The District 200 Board of Education got an earful last Wednesday night as its members listened to public comments by parents, neighbors and students about whether to close the OPRF campus.
In two hours of emotional commentary, board members heard a catalog of alleged student misbehaviors that take place outside of school during the 40-minute lunch period, including dealing and consuming drugs and alcohol, engaging in sex, driving recklessly and smoking cigarettes.
Equally emotional appeals to maintain the open campus were brought by students who claimed that drug problems were over-exaggerated and who begged for "a little bit of fresh air" every day.
Three options were on the table, said Dietra Millard, school board president. The first would be to close the campus for all students, not just freshmen, who have been eating lunch on campus in a designated cafeteria since 1998.
The second choice would be a modified closed campus with juniors and seniors allowed to earn the privilege to leave. The third option would maintain an open campus for all students except freshmen.
"This is a highly time-sensitive issue. We must decide by June," said Millard. Almost 70 people attended the meeting in the school's large auditorium.
Diane Fascione, of the 500 block of Woodbine, said her experience as a substitute teacher at both OPRF and Elmwood Park High School (which has a closed campus) had convinced her the "behavioral expectations are higher" in a closed campus. She said closing campus would limit opportunities for student drug use and other misbehavior such as "going to an empty house for sexual relations and cutting their afternoon classes. ... Your students are our children. They are minors in the eyes of the law. If something happens to my child ... the shame and the blame will be on you."
Eric Lupke, a freshman at OPRF, said, "Let students have 45 minutes in the day to go outside and get some fresh air as opposed to locking them in a noisy room with a bunch of other kids who they might not want to be with. The claims of drug dealing during lunch period seem very exaggerated to me. I've never seen an illegal drug in my life. I only have two classes with windows and it's kind of depressing."
Neighbors told of drug deals they have witnessed from living room windows. One woman produced drug paraphernalia (baggies and a pipe) that she found while dog-walking. "We are five blocks from the West Side drug market," said one speaker.
"April 20 was drug day, I guess, and my daughter told me that at least six students were stoned out of their minds in the back of the class, and nothing was done about that," said Dave Biggus from Harvey Avenue. "Drug testing, and closing the campus would at least give the kids a chance to say 'no' and know there were some adults showing the way."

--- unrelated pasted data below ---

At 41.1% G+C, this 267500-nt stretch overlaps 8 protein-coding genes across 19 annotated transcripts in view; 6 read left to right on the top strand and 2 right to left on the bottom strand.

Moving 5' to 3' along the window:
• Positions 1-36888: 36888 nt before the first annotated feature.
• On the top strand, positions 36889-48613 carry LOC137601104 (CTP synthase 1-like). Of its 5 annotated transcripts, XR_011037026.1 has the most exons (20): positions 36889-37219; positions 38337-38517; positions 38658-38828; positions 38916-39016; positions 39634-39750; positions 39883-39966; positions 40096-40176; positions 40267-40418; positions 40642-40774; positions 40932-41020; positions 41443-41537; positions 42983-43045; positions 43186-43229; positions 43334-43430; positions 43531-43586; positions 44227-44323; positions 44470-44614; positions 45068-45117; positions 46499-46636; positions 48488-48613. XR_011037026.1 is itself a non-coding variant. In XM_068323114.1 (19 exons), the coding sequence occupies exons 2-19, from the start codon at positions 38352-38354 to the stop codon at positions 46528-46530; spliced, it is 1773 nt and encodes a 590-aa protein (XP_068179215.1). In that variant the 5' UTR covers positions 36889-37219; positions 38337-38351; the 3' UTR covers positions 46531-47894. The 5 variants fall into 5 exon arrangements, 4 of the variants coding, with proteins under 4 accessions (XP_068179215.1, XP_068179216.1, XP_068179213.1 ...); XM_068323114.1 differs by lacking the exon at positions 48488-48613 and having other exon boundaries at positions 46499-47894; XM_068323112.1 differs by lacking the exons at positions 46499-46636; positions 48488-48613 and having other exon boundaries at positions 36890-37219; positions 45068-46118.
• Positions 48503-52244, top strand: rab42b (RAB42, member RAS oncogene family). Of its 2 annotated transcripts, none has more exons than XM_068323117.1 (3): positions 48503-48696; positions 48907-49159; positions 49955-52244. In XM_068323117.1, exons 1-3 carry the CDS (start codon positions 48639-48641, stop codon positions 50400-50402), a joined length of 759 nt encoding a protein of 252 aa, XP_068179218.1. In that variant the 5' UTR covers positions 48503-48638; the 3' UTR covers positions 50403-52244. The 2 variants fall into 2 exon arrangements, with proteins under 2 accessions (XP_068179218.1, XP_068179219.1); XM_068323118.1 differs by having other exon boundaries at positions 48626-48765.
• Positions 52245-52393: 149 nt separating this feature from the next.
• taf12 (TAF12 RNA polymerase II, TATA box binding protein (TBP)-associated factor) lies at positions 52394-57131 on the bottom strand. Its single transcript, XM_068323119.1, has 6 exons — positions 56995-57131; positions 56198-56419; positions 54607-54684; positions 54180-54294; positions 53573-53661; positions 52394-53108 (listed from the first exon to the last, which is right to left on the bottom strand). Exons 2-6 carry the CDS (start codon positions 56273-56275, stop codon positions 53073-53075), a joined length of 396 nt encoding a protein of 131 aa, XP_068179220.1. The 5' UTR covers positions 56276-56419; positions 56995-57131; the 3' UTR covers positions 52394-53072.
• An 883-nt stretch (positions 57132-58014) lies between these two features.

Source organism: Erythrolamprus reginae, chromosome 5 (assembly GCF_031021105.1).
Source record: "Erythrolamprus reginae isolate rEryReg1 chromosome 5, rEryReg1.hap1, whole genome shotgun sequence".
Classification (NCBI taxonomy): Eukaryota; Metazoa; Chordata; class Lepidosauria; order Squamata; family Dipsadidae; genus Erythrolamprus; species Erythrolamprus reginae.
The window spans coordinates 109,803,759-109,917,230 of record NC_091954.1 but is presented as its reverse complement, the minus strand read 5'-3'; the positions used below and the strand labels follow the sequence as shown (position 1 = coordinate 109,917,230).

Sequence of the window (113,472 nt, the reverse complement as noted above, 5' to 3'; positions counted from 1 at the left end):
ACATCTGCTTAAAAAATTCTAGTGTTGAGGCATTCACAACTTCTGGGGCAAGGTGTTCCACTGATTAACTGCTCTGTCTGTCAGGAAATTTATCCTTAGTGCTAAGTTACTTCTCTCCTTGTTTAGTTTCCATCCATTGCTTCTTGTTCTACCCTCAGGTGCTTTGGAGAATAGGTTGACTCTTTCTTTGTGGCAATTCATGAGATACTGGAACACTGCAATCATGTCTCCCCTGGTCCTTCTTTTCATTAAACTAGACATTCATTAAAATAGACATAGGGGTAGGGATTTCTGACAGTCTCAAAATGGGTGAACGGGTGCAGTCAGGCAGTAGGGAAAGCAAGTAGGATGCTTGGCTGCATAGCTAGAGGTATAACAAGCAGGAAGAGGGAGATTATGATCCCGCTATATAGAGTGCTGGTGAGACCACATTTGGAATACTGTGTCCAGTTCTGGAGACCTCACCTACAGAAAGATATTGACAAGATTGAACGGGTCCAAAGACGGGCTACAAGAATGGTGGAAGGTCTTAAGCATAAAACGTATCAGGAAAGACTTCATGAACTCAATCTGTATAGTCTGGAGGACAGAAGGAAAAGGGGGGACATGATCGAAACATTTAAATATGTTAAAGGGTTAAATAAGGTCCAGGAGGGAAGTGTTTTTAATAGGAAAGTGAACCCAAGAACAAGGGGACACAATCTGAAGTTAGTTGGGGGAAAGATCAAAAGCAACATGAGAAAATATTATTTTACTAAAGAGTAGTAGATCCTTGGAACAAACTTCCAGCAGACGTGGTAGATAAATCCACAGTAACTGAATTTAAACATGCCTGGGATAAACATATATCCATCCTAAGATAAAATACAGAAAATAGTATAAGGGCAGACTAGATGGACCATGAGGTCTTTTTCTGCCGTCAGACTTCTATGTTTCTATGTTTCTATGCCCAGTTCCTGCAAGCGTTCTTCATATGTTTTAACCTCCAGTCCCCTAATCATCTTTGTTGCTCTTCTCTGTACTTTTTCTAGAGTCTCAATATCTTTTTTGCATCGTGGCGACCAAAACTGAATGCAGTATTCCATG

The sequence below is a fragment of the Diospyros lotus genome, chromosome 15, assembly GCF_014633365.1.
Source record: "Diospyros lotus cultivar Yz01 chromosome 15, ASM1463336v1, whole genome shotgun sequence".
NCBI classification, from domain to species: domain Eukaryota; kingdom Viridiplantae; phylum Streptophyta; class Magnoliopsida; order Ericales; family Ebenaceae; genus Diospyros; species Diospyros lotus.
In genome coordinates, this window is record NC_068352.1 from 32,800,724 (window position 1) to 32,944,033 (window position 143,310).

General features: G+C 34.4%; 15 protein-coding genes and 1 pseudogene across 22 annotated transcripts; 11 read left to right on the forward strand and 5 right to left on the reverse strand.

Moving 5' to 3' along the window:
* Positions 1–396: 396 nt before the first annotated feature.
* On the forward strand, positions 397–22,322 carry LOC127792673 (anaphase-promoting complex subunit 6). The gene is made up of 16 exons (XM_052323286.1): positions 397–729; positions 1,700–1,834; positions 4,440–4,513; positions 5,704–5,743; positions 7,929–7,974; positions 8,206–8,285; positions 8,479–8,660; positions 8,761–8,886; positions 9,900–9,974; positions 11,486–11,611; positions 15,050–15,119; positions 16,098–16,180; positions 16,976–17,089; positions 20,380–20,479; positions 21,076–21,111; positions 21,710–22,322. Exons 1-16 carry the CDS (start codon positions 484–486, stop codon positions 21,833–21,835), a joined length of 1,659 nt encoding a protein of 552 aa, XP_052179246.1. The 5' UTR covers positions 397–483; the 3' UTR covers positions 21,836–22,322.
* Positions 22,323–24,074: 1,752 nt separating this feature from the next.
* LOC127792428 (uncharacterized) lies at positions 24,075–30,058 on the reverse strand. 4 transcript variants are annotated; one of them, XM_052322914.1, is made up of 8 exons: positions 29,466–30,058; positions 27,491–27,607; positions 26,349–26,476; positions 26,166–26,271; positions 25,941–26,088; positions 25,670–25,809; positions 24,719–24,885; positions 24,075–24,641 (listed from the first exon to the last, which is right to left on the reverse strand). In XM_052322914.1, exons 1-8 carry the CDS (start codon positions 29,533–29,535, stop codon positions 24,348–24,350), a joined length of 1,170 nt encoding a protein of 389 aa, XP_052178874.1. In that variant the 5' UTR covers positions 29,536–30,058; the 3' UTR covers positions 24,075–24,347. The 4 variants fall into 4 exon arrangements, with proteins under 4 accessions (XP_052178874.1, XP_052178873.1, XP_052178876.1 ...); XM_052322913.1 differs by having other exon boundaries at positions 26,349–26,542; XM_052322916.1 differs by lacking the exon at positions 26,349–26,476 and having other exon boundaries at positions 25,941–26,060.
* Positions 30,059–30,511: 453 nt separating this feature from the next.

Karen Daniels, mother of an OPRF sophomore, opposed closing the campus because her son "likes to have a break from the noise and craziness. He likes to go to a friend's house and stretch his legs. ... I don't mind a little experimentation," she said, pointing out that learning to make choices during high school is preferable to "being locked up 24/7 until he goes to college."
"We cannot blame the West Side of Chicago for our children getting drugs. There has to be parent accountability," said one woman. "Closed campus will bring about many behavioral problems. It takes away some of the dignity, socially, for some students."
"These are new drivers racing back to get to class," said Lisa Lowry of IMPACT — a local citizens task force addressing student drug-use in Oak Park and River Forest. "Luckily, we are not here because there's been a tragedy."
Describing himself as "part of the problem" when he attended OPRF 40 years ago, Mike Lennox, of the 200 block of N. Ridgeland Ave., said his son is now in the Coast Guard, fighting the drug trade in South and Central America. "He's putting his life on the line for us. ... It is not the same marijuana today as it was 40 years ago. This board has a chance to act to close the campus."
OPRF Student Council President Emily Hendricks said, "I know our school has a reputation as being 'Smoke Park-Reefer Forest', but ... to punish 3,600 hundred kids for the wrongdoing of just a small section of our student body is wrong."
Suggestions thrown out by speakers included shortening lunch periods to 25 minutes, hiring motivational speakers for parents and beefing up programs such as "Snowball" — a three-day retreat where students discuss personal problems underlying their choices to take drugs.
The board will meet again on Thursday, May 19 at 7:30 a.m. to evaluate the suggestions.